Studies from the United States have shown up to a 36% reduction in the risk of dying from breast cancer at 5 years if the patient is treated by a surgeon with specialty training in breast cancer (1-3).
Other studies from the United States have shown that having a surgeon that has undergone specialization in breast surgery is associated with a 26% higher rate of breast conserving surgery (i.e. surgery that allows a woman to keep her breast) rather than opting for mastectomy (4,5).
Another study from the United Kingdom showed that survival from breast cancer was 20% worse when the patients were not treated by a breast “specialist”. (6)
These findings underscore the importance of specialty training in the management of breast disease. (7)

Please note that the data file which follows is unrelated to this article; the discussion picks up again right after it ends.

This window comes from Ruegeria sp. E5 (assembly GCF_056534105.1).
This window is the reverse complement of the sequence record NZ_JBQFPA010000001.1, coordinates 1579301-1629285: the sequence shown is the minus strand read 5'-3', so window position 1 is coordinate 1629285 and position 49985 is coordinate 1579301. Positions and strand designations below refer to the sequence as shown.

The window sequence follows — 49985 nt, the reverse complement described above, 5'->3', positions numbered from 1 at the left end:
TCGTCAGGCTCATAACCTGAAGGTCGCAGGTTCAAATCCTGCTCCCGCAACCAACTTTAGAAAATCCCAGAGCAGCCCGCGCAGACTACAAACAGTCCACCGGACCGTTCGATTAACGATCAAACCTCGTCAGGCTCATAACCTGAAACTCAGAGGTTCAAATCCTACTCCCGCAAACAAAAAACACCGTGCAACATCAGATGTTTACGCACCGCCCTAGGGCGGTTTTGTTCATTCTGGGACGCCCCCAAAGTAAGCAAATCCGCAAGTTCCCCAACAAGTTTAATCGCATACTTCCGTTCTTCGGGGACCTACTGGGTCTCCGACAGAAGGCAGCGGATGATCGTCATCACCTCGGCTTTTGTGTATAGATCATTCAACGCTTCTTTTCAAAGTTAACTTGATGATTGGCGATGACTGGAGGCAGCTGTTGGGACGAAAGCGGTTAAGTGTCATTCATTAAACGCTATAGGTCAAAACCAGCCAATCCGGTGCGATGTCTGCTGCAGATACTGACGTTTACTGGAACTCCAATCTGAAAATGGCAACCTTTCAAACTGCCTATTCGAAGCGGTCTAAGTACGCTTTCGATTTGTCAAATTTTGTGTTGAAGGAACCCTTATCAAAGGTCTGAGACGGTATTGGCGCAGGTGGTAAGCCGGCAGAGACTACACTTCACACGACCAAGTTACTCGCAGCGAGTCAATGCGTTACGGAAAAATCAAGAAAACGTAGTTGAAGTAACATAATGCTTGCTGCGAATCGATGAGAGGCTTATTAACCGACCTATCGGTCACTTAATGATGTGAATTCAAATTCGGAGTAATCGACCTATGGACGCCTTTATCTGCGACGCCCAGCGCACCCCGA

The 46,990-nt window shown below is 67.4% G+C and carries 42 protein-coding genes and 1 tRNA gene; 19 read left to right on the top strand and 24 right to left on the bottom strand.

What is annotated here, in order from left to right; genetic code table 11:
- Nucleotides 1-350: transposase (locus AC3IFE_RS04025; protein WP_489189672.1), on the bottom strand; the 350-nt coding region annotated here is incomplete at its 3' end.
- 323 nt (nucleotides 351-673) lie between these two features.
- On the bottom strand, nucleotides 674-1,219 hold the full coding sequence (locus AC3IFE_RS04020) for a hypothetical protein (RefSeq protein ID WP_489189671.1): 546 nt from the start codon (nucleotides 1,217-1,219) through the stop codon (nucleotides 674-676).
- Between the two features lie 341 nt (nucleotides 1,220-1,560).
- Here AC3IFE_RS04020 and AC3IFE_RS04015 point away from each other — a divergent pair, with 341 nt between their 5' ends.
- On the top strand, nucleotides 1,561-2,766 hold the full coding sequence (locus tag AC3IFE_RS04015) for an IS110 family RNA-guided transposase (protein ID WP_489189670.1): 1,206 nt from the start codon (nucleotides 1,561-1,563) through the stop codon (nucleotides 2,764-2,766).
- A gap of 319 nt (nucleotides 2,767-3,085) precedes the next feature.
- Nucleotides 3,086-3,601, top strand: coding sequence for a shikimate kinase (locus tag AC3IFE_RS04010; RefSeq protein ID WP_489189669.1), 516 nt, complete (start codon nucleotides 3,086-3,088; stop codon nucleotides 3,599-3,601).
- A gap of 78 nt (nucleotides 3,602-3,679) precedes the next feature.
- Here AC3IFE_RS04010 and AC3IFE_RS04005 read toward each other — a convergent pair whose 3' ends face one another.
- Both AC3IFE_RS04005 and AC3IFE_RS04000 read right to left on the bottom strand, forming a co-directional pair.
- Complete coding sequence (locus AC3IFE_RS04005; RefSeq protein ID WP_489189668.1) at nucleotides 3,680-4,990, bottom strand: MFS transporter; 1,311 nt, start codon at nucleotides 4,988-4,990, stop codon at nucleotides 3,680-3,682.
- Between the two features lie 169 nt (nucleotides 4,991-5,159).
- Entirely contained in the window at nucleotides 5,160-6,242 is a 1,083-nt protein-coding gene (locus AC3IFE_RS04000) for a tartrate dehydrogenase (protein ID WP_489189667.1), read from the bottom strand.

Nowadays, breast surgery is not just about lumpectomy versus mastectomy. New surgical techniques such as nipple-sparing mastectomy with its superior cosmetic result have become important options to be able to offer patients, especially in the context of prophylactic or risk-reducing surgery.
Additionally, the management of breast cancer has become increasingly complex, including decisions on neoadjuvant chemotherapy, timing of surgery and breast reconstruction viz-a-viz radiation, and the nuances of treating the axilla (armpit). The breast surgeon has to be armed with the most current knowledge of breast cancer management to be able to offer the best care to the breast cancer patient.
7. Pass HA, Klimberg SV, Copeland EM 3rd. Are “breast-focused” surgeons more competent? Ann Surg Oncol. 2008 Apr;15(4):953-5.
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